Clarke said he believed the process left too much power in the hands of one person, but needed voters to approve an amendment to the Home Rule Charter to create the independent body. Voters gave him that approval Tuesday.
The Nutter administration initially raised concerns that the shift would give politicians too much control over rates, but later supported the idea. Clarke has promised that the independent board would consist of industry experts, with no influence from Council.
Despite passage, the change does not affect the current rate increase. After hearings over the summer, the hearing officer recommended a settlement for a smaller hike - 17.4 percent over 30 months.
Neukrug must still approve the settlement, which likely would go into effect in January.
Voters also passed a ballot measure that would require the mayor's staff to submit a cost-benefit analysis of how money is spent with annual budgets.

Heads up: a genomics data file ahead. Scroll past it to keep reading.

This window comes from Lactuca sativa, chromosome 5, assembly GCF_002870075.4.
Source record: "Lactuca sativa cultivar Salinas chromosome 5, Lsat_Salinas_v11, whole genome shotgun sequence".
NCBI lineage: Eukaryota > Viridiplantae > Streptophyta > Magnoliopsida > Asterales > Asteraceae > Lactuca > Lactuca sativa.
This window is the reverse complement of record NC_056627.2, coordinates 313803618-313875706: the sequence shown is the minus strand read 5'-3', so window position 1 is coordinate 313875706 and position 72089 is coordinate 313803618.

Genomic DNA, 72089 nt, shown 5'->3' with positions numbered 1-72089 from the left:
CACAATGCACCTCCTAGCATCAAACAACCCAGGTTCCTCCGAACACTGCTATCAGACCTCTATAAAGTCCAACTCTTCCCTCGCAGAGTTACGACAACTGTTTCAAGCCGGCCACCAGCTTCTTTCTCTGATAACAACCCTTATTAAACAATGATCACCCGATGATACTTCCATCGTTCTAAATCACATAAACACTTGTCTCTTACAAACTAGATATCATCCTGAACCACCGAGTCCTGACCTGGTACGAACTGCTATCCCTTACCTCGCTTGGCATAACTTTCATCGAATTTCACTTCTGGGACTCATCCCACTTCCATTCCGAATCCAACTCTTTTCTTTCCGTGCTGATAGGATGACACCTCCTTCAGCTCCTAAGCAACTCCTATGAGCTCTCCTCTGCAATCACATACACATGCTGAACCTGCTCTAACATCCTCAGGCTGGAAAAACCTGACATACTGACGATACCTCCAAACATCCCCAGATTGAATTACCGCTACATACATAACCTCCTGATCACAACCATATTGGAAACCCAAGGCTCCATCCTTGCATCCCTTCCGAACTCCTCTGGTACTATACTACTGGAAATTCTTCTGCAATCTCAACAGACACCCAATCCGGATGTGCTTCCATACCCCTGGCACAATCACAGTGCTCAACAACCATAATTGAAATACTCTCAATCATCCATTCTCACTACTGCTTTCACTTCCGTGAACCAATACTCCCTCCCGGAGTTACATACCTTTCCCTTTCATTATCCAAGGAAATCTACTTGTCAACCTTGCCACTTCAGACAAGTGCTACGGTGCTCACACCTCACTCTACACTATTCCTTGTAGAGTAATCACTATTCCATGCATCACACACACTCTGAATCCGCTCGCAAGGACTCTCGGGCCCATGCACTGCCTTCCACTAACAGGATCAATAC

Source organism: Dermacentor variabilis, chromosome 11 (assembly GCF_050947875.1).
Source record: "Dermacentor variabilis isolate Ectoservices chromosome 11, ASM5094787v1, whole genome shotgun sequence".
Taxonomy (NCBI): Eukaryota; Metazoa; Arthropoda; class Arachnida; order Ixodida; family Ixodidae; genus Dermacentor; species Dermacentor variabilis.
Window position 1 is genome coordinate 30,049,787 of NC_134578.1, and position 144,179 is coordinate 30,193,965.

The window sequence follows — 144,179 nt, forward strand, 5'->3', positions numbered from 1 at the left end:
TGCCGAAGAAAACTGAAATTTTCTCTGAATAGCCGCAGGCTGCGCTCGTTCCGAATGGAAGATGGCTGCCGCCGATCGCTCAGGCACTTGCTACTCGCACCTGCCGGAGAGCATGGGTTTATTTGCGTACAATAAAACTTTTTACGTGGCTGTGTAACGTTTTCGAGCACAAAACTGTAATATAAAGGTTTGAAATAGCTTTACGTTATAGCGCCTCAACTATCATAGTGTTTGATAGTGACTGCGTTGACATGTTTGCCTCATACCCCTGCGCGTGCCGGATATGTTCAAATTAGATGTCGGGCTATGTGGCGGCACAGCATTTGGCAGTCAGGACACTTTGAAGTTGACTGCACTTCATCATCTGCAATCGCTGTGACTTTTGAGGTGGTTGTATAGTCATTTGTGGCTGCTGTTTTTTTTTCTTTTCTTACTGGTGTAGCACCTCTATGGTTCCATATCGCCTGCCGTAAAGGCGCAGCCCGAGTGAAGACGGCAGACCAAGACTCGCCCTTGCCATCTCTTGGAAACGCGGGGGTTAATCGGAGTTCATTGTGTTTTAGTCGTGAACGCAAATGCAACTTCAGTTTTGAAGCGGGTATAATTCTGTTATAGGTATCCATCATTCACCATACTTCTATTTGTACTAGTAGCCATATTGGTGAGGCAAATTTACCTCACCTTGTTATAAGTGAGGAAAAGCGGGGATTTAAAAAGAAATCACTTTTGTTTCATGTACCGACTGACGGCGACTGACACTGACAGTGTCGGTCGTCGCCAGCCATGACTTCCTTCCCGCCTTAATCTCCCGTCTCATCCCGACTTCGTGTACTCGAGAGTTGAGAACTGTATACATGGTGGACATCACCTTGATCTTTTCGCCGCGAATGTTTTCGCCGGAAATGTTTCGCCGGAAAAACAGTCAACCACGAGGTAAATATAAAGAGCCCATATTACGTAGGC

Councilman Bill Green backed that idea, which also required altering the charter.
The third measure that passed changes the charter to give preference on civil-service exams to grandchildren of police and firefighters who died in the line of duty.
In 2006, voters approved a similar charter change that gave an edge to the children of police and firefighters who died in the line of duty.
Councilman Brian O'Neill, lead sponsor of the current measure, said he was inspired by Fire Lt. Robert Neary, who died in April at 59 at a blaze in a vacant Kensington warehouse.
Voters also said yes to a ballot question that asked whether the city could borrow $123 million for capital improvements to be spent on transit, streets and sanitation, municipal buildings, parks and recreation, museums, and economic and community development.
Contact Miriam Hill at 215-854-5520, email@example.com or @miriamhill on Twitter.
Inquirer staff writer Troy Graham contributed to this article.